Post crisis real estate investing

by Dan Krell ©2012

horseWatching an interview of Chef Bobby Flay this week, talk about the possibly of buying a horse at the Fasig Tipton Yearling Auction in Saratoga Springs, NY, I heard him say, “I’m actually looking at this like buying a building, literally…it’s like buying a really expensive piece of real estate…”

Well, why not buy that expensive piece of real estate? Some experts are still saying that real estate is still one of the core investment assets. For example: Brad Case, of the National Association of Real Estate Investment Trusts®, in his June 2011 article in Financial Planning (“School is in”; 41, 3), discussed the importance of real estate as an investment class. Case stated that, real estate is a “basic” investment class. He continued by quoting some of the most influential financial experts on real estate investing: “…Burton Malkiel, the Princeton professor and former member of the Council of Economic Advisors who wrote the famous investing manual, A Random Walk Down Wall Street, said, ‘There are only four types of investment categories that you need to consider: cash, bonds, common stocks and real estate.’ Mark Anson, who led the largest pension funds in both the U.S. (CalPERS) and the U.K. (British Telecom), completely agreed: ‘Equity, fixed income, cash and real estate are the basic asset classes that must be held within a diversified portfolio’…”

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Ann Marsh, in her may 2012 article “Real estate’s rehabilitation” (Financial Planning, 42, 56), also agreed. She stated that not only are financial planners urging their clients to buy into real estate investment trusts (REITs), some planners are urging the “outright” purchase of individual buildings.

Of course, when thinking of real estate investing, most people think about residential real estate – in particular flipping homes or owning rental properties. Investors looking for rental properties tend to look at long term value (appreciation) as well as having a positive cash flow; while home flippers are interested in renovating a home and selling for a quick profit.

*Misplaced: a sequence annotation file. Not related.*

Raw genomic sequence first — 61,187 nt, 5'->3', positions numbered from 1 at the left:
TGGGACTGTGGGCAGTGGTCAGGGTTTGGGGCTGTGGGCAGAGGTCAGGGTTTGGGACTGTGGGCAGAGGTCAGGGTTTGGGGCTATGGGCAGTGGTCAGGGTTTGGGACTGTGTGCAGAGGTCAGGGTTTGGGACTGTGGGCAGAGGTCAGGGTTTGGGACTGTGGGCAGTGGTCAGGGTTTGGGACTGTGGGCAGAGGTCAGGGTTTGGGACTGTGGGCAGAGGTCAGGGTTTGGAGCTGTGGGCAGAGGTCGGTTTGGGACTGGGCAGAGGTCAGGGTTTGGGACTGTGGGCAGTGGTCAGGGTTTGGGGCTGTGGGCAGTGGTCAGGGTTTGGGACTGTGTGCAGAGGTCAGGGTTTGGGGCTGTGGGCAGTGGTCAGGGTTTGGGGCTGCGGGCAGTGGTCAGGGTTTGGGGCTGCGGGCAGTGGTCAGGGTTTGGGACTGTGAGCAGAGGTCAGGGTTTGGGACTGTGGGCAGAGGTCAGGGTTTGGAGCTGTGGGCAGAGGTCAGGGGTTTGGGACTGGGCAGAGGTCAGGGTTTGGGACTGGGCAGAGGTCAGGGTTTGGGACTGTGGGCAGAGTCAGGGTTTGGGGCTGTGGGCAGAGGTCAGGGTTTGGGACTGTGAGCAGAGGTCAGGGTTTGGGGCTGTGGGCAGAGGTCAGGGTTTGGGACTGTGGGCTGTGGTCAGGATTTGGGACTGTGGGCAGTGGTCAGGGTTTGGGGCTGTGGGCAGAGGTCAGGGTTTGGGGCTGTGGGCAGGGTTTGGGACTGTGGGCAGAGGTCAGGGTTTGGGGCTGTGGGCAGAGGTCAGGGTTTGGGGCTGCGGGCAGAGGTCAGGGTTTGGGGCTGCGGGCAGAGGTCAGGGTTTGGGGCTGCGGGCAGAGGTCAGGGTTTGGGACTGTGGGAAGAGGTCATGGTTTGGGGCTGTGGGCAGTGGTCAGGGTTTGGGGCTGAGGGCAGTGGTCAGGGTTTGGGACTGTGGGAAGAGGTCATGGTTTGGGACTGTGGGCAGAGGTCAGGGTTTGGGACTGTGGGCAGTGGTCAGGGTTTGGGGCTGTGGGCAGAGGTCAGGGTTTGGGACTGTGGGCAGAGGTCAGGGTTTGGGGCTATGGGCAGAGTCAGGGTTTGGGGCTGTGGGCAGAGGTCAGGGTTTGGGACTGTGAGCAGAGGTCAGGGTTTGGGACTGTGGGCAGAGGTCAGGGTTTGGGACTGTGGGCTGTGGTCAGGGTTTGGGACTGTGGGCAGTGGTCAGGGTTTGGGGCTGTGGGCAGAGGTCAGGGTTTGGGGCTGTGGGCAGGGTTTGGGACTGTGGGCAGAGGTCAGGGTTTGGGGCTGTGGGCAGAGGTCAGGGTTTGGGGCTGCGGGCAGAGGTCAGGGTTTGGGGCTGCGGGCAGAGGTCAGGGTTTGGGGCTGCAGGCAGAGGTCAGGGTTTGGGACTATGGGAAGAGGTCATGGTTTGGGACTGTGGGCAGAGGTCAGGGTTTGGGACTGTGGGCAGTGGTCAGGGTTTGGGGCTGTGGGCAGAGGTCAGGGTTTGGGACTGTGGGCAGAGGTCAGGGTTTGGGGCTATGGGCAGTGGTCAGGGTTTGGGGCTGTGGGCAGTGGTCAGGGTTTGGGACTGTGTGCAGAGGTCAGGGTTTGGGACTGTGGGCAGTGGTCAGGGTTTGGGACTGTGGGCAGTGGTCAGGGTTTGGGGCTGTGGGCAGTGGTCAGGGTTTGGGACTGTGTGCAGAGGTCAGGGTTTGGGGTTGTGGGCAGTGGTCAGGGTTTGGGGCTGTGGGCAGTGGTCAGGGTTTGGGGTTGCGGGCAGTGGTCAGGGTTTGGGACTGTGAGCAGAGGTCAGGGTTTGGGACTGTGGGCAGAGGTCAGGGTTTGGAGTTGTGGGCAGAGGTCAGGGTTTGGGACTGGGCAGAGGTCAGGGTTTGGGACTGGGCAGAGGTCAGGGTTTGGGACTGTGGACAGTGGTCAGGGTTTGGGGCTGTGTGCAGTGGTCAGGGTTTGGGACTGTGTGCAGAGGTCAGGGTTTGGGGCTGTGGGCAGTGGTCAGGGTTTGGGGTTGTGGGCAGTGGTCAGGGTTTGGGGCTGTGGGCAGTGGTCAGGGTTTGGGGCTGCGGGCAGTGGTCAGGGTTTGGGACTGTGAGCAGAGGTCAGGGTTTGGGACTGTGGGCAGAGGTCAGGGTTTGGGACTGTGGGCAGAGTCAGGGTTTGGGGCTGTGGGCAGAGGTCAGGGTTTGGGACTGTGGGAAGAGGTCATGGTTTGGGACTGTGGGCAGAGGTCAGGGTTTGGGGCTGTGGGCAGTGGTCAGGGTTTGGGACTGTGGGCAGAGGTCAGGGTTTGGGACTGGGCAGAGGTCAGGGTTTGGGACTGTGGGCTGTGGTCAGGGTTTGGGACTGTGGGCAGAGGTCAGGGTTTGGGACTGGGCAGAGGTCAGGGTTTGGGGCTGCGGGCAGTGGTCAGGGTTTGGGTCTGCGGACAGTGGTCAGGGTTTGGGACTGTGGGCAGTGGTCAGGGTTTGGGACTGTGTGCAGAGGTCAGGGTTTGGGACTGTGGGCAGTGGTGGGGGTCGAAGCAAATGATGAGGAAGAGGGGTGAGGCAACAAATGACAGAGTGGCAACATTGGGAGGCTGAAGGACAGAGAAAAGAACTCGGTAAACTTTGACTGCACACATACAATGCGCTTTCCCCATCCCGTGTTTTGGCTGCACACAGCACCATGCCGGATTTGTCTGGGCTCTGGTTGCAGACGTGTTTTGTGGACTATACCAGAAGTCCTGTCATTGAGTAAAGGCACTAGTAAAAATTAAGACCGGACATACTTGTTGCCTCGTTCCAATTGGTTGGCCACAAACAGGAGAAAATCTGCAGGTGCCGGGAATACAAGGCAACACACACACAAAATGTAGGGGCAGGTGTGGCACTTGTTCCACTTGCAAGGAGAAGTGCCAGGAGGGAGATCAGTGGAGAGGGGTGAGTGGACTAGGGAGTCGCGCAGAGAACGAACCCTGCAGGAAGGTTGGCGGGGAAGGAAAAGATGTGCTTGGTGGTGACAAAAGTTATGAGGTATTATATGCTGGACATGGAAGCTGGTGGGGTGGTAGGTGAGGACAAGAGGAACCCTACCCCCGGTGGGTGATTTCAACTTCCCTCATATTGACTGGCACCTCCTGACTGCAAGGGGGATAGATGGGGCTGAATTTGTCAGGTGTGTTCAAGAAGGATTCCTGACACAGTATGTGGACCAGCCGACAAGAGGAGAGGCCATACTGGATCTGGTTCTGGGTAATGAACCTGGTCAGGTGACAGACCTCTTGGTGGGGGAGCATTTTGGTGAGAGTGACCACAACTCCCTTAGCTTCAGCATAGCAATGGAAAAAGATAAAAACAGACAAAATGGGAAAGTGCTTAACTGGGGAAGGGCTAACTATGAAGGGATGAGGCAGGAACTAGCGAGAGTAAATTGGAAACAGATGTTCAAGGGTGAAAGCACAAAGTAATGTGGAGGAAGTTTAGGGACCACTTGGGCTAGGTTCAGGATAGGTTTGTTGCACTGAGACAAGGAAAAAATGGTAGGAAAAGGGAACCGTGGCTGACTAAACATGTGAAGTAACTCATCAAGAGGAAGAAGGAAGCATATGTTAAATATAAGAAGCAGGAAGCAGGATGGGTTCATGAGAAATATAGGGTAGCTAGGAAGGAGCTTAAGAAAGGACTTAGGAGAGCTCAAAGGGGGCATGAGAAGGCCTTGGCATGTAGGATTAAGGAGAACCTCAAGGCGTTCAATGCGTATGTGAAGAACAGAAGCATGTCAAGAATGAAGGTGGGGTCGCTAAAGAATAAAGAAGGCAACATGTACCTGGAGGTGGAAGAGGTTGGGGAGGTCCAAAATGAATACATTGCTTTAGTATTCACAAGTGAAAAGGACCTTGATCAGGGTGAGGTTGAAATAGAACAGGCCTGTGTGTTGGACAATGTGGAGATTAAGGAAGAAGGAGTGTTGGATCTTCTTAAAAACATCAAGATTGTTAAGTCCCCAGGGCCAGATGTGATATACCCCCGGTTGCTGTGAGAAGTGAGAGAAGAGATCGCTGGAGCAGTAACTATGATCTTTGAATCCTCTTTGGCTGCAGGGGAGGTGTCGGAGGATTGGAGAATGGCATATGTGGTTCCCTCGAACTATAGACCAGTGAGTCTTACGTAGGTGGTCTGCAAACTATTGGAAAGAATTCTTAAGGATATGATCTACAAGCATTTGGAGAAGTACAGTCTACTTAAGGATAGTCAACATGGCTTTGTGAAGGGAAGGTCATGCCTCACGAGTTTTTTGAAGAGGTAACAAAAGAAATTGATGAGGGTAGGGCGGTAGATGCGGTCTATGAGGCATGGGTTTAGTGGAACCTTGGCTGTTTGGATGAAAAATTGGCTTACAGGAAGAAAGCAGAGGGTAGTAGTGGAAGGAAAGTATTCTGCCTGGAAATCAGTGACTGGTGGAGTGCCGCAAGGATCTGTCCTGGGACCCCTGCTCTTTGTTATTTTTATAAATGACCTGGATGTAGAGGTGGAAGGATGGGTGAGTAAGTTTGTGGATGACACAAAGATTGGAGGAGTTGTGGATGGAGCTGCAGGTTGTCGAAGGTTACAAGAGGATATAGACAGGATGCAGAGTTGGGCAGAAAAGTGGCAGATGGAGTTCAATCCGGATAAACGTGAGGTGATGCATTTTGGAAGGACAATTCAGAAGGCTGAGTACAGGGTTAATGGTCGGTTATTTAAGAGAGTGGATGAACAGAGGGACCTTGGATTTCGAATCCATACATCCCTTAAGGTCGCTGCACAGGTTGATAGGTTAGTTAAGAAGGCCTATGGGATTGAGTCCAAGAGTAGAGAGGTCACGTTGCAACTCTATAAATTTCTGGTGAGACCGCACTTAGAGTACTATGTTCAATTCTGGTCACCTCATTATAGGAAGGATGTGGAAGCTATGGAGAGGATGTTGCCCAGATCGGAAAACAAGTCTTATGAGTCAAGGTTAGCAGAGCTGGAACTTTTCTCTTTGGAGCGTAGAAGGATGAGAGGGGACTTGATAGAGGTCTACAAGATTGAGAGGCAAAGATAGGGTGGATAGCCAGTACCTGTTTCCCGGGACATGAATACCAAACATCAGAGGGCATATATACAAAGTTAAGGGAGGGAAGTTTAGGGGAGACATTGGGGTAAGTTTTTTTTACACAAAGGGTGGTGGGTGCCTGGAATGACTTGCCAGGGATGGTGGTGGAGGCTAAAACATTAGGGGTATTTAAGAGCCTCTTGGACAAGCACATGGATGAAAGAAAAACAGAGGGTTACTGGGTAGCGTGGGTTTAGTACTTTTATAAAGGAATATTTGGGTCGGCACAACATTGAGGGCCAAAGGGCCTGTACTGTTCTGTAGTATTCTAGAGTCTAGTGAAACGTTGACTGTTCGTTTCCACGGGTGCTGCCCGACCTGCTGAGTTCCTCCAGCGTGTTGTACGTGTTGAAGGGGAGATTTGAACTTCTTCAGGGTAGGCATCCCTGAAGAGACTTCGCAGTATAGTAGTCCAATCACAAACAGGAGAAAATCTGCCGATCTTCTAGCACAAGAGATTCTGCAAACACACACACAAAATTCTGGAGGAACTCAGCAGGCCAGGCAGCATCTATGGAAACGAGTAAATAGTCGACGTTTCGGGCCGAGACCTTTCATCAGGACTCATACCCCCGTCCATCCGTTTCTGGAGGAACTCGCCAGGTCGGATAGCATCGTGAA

commercial real estateResidential real estate is not the only opportunity for investors. Some real estate investors look for deals in commercial buildings; the market downturn has added to the possibilities too. Investors in commercial properties tend to look for development opportunities as well as long term retention.

Another way to invest in real estate is through a real estate investment trust (REIT). The REIT investment structure has been around for many years, and may provide the real estate investor access to investments they might not otherwise purchase on their own. There are many types of REITS, some invest broadly in many types of real estate; while some are focused on specific types of properties (e.g., shopping centers, storage centers, apartments, etc).

Clearly, there are many risks involved in real estate investing. Of course there are financial risks, but there also a time investment required. Additionally: cash flow can become an issue when tenants stop paying rent, or unexpected maintenance issues need attention; rehab or development costs can skyrocket when unexpected obstacles are encountered; and when selling, you may not realize the sale price you initially estimated due to market fluctuations, bad appraisals, etc.

Although some real estate investors are successful; many real estate investors lose money. Before you decide to invest in real estate, you should consult investment, financial, real estate, and other professionals to assist you with the research and due diligence.

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This article is not intended to provide nor should it be relied upon for legal and financial advice. This article was originally published in the Montgomery County Sentinel the week of August 6 , 2012. Using this article without permission is a violation of copyright laws. Copyright © 2012 Dan Krell.